Friday, December 11, 2009

Same Old Lang Syne

It is the time of year that radio stations feel the need to play Dan Fogleberg's "Same Old Lang Syne" about once an hour.

The other night driving back from Charleston on a dark strech of I-77 I hit the scan button 3 times and there it was pushing painfully through my speakers.

I can't help but think they are wearing this song out. Yes, I'm one of those who hate the song, and I expect there are thousands like me who think it comes too close to home.

I have been there and it does bring about an "old familiar pain" one that I enjoy to some extent, but not over and over again.

A love long past, and a relationship that was so strong that even a causal meeting sparks those feelings again.

But we as so many others know it wasn't to be and never can be. But still there's that what if? And the acknowledgement that life continues to slip quitley by.

Given the first person narrative of the song, you may have wondered if it is reflective of Folgeberg's own experience.

Fogelberg confirmed the song is indeed autobiographical:

"In 1975 or 76 I was home in Peoria, Illinois visiting my family for Christmas. I went to a convenience store to pick up some whipping cream to make Irish coffees with, and quite unexpectedly ran into an old high school girlfriend. The rest of the song tells the story."

After Fogelberg's death in 2007, the Peoria Journal-Star reported that the old lover referred to was Jill Greulich (formerly Jill Anderson) who attended Woodruff High School with Fogelberg.

Maybe the fact Dan Fogleberg died in 2007 surprised you as much as it did me. He was only 56, and died after a 3 year battle with prostate cancer.


Met my old lover in the grocery store
The snow was falling Christmas Eve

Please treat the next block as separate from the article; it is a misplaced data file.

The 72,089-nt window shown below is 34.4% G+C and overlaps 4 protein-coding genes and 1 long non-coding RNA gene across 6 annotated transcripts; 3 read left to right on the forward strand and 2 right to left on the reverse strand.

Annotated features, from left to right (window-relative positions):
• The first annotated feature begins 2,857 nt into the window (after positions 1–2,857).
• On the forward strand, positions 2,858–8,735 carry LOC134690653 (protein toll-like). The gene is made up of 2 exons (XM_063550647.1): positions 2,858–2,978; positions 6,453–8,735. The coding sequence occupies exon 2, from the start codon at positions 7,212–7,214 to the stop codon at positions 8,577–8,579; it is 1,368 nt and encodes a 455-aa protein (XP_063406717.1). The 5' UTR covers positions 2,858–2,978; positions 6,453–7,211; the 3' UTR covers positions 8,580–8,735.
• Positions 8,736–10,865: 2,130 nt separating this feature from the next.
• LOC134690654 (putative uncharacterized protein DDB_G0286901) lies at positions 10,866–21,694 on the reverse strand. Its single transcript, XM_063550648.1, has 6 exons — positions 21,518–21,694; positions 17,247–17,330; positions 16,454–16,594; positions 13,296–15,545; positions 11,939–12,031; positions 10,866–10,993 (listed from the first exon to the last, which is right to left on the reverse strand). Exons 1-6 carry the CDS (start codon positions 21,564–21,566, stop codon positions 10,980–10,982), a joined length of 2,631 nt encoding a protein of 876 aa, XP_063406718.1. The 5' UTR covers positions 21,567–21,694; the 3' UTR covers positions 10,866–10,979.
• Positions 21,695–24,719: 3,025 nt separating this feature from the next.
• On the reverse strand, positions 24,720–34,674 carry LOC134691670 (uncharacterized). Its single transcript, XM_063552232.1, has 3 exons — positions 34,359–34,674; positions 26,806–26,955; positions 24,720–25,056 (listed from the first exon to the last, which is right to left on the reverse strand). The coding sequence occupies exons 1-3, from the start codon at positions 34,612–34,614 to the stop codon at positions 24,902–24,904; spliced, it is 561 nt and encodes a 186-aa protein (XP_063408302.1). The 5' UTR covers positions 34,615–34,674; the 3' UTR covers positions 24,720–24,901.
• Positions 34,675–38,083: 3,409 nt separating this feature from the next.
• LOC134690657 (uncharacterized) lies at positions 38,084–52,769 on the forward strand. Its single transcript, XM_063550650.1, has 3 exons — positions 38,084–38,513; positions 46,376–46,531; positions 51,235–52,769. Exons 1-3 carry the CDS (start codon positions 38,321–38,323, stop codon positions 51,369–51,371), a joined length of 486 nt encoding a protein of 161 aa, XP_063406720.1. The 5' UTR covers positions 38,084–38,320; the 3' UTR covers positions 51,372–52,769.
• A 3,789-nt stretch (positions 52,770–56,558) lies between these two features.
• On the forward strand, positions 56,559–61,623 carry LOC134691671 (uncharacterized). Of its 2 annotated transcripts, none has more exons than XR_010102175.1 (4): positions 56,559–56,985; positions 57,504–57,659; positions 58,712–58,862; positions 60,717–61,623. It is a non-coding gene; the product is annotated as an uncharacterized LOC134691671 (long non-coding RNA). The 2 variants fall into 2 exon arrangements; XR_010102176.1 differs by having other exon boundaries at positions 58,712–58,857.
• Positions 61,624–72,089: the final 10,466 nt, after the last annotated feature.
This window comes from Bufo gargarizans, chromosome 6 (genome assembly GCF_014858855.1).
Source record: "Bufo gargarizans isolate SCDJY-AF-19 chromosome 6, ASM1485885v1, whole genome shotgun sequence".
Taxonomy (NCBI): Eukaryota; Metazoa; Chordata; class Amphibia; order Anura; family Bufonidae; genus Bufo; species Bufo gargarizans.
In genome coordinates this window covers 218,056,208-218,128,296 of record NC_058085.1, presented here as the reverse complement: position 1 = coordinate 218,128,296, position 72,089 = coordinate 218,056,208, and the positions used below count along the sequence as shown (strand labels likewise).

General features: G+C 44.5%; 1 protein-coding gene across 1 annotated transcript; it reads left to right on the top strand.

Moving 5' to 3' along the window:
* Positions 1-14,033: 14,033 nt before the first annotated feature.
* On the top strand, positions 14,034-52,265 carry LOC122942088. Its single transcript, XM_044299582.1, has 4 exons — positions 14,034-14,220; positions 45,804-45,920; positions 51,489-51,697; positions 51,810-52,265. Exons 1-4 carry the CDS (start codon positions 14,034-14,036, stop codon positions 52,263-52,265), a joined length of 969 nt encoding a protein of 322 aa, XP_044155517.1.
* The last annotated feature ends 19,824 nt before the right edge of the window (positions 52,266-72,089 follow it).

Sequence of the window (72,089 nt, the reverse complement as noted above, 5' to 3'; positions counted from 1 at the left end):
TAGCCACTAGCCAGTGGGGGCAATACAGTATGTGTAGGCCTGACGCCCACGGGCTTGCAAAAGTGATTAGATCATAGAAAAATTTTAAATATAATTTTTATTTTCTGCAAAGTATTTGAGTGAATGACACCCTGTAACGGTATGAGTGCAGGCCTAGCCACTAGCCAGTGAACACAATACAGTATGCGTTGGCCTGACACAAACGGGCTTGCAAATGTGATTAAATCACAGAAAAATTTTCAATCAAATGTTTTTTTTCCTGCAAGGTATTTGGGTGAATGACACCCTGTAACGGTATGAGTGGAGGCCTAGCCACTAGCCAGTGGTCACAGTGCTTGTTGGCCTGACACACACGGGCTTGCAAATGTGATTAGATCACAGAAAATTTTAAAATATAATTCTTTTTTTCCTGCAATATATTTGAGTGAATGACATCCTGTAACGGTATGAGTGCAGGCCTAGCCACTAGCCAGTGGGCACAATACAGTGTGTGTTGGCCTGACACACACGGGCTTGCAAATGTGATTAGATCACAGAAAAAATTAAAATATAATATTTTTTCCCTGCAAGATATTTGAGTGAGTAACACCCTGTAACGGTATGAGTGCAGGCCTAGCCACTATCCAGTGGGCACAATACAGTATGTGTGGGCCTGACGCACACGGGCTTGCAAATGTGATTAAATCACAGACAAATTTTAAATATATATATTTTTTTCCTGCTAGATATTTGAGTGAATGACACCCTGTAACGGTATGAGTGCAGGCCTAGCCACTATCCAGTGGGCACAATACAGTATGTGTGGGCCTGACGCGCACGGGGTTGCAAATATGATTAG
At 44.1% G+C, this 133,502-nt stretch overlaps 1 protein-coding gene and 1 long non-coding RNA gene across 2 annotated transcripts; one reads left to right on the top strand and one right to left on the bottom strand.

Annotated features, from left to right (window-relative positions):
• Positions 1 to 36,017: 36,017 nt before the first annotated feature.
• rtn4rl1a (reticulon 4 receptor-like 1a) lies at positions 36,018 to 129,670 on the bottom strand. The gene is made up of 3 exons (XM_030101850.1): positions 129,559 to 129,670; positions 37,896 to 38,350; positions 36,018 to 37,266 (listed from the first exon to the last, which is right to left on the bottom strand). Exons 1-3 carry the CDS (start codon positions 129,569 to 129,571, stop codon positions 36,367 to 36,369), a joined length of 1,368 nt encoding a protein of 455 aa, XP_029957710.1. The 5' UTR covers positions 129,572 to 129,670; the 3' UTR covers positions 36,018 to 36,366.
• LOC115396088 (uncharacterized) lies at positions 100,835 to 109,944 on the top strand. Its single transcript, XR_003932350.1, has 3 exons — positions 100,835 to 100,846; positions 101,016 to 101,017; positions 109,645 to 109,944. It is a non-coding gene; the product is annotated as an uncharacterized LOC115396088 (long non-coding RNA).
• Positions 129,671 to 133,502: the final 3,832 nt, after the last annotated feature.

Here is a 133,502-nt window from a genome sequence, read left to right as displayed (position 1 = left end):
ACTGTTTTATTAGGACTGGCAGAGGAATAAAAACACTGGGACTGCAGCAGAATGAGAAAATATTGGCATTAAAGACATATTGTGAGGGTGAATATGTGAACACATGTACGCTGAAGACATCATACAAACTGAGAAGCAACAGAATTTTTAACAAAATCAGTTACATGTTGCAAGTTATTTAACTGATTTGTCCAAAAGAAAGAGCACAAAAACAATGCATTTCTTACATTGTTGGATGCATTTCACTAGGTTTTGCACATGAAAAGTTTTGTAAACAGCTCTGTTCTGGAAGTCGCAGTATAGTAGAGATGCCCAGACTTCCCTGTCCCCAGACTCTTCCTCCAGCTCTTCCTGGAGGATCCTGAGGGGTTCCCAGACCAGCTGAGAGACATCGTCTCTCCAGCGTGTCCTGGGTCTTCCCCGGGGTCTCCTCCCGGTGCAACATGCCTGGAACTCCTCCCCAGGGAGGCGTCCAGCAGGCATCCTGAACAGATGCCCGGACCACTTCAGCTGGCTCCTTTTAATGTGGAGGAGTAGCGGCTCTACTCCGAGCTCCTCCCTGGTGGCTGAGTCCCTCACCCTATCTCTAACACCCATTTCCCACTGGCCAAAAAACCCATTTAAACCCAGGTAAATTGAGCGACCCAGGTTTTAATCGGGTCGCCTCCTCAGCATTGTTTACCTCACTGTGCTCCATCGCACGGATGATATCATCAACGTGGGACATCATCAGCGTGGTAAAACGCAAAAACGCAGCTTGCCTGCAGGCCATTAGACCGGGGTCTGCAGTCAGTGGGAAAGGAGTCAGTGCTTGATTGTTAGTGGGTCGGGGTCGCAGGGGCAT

I stole behind her in the frozen foods
And I touched her on the sleeve

She didn't recognize the face at first
But then her eyes flew open wide
She went to hug me and she spilled her purse
And we laughed until we cried

We took her groceries to the checkout stand
The food was totalled up and bagged
We stood there lost in our embarrassment
As the conversation dragged

We went to have ourselves a drink or two
But couldn't find an open bar
We bought a six-pack at the liquor store
And we drank it in her car

We drank a toast to innocence, we drank a toast to now
And tried to reach beyond the emptiness but neither one knew how

She said she'd married her an architect
Who kept her warm and safe and dry
She would have liked to say she loved the man
But she didn't like to lie

I said the years had been a friend to her
And that her eyes were still as blue
But in those eyes I wasn't sure if I saw doubt or gratitude
She said she saw me in the record stores
And that I must be doing well
I said the audience was heavenly but the traveling was hell

We drank a toast to innocence, we drank a toast to now
And tried to reach beyond the emptiness but neither one knew how
We drank a toast to innocence, we drank a toast to time
Reliving in our eloquence, another 'auld lang syne'

The beer was empty and our tongues were tired
And running out of things to say
She gave a kiss to me as I got out and I watched her drive away
Just for a moment I was back at school
And felt that old familiar pain
And as I turned to make my way back home
The snow turned into rain...

Makes you think doesn't it?


Anonymous said...

I am one of those who can listen to this over and over. I have been listening to this song for 20 years and yearning for that chance meeting.

Then, as I imagine such an encounter, I also imagine the pain that would be dredged to the surface, and the potential pain that it could cause so many... children, spouses, parents. So I just allow this song to be what it is, year after year; a wistful, nostalgic remembrance for what might have been.

Anonymous said...

Hummmm me too!